Comic Book Questions Answered – where I answer whatever questions you folks might have about comic books (feel free to e-mail questions to me at firstname.lastname@example.org). Here is a link to an archive of all the past questions that have been answered so far.
Reader Lou I. wrote in to ask:
Love the questions. Here’s one that’s puzzled and don’t know if it has ever been addressed:
It’s a fact that to build muscle, you have to challenge your muscles by lifting heavy weights repeatedly. That is the only way to build your physique.
If Superman can basically lift anything with little effort, how did he wind up in comics as a muscle-bound superhero? Shouldn’t he look more like Christopher Reeve (even George Reeves) as opposed to Henry Cavill? The man can effortlessly defy gravity, but even if that were the test of his strength, that challenge would wear off very quickly as gravity’s pull is a constant, not an increasing intensity.
In comic books, I think they came close to being realistic in the 1970’s, but later incarnations have him bulging at every corner. Any thoughts? Thanks.
Let’s take a crack at it, Lou!
I think that there are two basic possible answers to the question. I’ll address each one.
First off is the “Kryptonian superman” theory.
In Superman #53, Bill Finger, Wayne Boring and Stan Kaye delivered Superman’s origin…
Notice their take on Krypton. This is not dissimilar from how Jerry Siegel and Joe Shuster viewed Kryptonians in the Superman comic strip..
Essentially, then, Kryptonians are special kinds of aliens where their physiology makes them grow up to all look ripped.
The Kandorians were always in good shape, as well…
When he revamped Superman during the mid-1980s, John Byrne considered addressing the issue and ultimately decided it was a “pointless exercise” so just skipped it (he did have Clark Kent have a workout bench to at least explain how HE had big muscles)…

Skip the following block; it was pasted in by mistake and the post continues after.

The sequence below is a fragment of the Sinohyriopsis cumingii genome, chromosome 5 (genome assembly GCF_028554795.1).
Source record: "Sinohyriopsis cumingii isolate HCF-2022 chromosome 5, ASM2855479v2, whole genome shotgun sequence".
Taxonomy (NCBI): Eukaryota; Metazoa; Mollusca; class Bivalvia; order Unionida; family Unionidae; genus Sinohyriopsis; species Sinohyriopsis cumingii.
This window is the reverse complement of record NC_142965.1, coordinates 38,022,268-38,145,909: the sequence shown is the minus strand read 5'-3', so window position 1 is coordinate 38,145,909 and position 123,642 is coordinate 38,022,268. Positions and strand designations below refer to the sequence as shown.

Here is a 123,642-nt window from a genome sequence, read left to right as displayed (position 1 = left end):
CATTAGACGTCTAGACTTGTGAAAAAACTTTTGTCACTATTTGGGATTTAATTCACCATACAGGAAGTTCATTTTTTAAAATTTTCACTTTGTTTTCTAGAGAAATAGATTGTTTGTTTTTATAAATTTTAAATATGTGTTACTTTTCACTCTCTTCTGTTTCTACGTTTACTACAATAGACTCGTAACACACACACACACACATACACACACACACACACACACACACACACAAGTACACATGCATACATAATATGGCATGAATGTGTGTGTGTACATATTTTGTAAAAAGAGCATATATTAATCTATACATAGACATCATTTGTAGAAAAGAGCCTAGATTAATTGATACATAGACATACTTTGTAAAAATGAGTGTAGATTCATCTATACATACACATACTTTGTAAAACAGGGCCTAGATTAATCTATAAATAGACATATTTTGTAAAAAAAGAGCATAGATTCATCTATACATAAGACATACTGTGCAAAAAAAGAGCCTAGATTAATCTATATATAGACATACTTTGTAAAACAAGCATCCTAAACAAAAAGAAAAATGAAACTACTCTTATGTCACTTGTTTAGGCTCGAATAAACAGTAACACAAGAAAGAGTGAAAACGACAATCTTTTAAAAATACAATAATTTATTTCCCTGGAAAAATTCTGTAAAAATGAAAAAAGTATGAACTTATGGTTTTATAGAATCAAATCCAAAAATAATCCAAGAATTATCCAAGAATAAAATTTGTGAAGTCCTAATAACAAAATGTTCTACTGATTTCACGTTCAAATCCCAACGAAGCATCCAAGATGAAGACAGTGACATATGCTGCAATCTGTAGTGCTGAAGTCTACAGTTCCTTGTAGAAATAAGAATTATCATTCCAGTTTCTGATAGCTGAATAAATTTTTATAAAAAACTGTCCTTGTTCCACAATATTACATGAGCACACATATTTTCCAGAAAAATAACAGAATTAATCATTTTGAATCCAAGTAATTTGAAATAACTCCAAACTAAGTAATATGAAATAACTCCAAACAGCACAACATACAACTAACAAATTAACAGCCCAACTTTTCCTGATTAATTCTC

The other theory is that while it might not appear like Superman is working out since he can lift things so easily, he really IS working out, just by doing lots of little super things every day.
The idea is that his feats of strength (or even just flying itself, as obviously his flight is derived from himself, so he must be burning off energy doing so) burn off energy and the solar radiation replenishes it, but he burns off SO much that he basically is in a constant status quo where he is ONLY burning off fat and not muscle, which is why he is so cut.
The New 52 Superman was even showed literally working out…
So I think you could make a case for this second, more complicated answer.
The easiest answer, though, is still “they’re aliens – their physiology is different and they just all look ripped all the time.”
Thanks for the question, Lou! If anyone else has a question, drop me a line at email@example.com or firstname.lastname@example.org!